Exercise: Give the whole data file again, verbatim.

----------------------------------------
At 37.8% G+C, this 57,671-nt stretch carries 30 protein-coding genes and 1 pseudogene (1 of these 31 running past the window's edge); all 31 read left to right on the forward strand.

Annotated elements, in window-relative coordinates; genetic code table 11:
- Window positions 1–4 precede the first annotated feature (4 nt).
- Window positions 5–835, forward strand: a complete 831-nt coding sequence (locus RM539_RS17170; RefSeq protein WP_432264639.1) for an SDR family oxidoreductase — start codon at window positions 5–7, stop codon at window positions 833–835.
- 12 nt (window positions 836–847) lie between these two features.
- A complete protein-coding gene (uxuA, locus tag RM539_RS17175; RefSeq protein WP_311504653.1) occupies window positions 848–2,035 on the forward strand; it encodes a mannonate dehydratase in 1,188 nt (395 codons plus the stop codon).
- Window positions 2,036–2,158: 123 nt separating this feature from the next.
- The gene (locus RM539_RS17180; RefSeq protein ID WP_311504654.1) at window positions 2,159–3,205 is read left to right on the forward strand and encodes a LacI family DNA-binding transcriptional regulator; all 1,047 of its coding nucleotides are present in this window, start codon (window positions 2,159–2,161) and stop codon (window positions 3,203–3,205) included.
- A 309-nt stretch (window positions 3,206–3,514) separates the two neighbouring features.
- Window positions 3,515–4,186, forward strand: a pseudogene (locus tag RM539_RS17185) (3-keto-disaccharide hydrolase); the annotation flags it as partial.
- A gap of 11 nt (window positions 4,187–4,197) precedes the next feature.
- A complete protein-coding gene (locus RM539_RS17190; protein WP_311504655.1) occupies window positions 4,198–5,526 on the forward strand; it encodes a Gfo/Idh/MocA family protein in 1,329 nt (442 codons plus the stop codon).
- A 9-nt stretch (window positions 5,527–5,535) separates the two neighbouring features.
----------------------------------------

At 37.8% G+C, this 57,671-nt stretch carries 30 protein-coding genes and 1 pseudogene (1 of these 31 running past the window's edge); all 31 read left to right on the forward strand.

Annotated elements, in window-relative coordinates; genetic code table 11:
- Window positions 1–4 precede the first annotated feature (4 nt).
- Window positions 5–835, forward strand: a complete 831-nt coding sequence (locus RM539_RS17170; RefSeq protein WP_432264639.1) for an SDR family oxidoreductase — start codon at window positions 5–7, stop codon at window positions 833–835.
- 12 nt (window positions 836–847) lie between these two features.
- A complete protein-coding gene (uxuA, locus tag RM539_RS17175; RefSeq protein WP_311504653.1) occupies window positions 848–2,035 on the forward strand; it encodes a mannonate dehydratase in 1,188 nt (395 codons plus the stop codon).
- Window positions 2,036–2,158: 123 nt separating this feature from the next.
- The gene (locus RM539_RS17180; RefSeq protein ID WP_311504654.1) at window positions 2,159–3,205 is read left to right on the forward strand and encodes a LacI family DNA-binding transcriptional regulator; all 1,047 of its coding nucleotides are present in this window, start codon (window positions 2,159–2,161) and stop codon (window positions 3,203–3,205) included.
- A 309-nt stretch (window positions 3,206–3,514) separates the two neighbouring features.
- Window positions 3,515–4,186, forward strand: a pseudogene (locus tag RM539_RS17185) (3-keto-disaccharide hydrolase); the annotation flags it as partial.
- A gap of 11 nt (window positions 4,187–4,197) precedes the next feature.
- A complete protein-coding gene (locus RM539_RS17190; protein WP_311504655.1) occupies window positions 4,198–5,526 on the forward strand; it encodes a Gfo/Idh/MocA family protein in 1,329 nt (442 codons plus the stop codon).
- A 9-nt stretch (window positions 5,527–5,535) separates the two neighbouring features.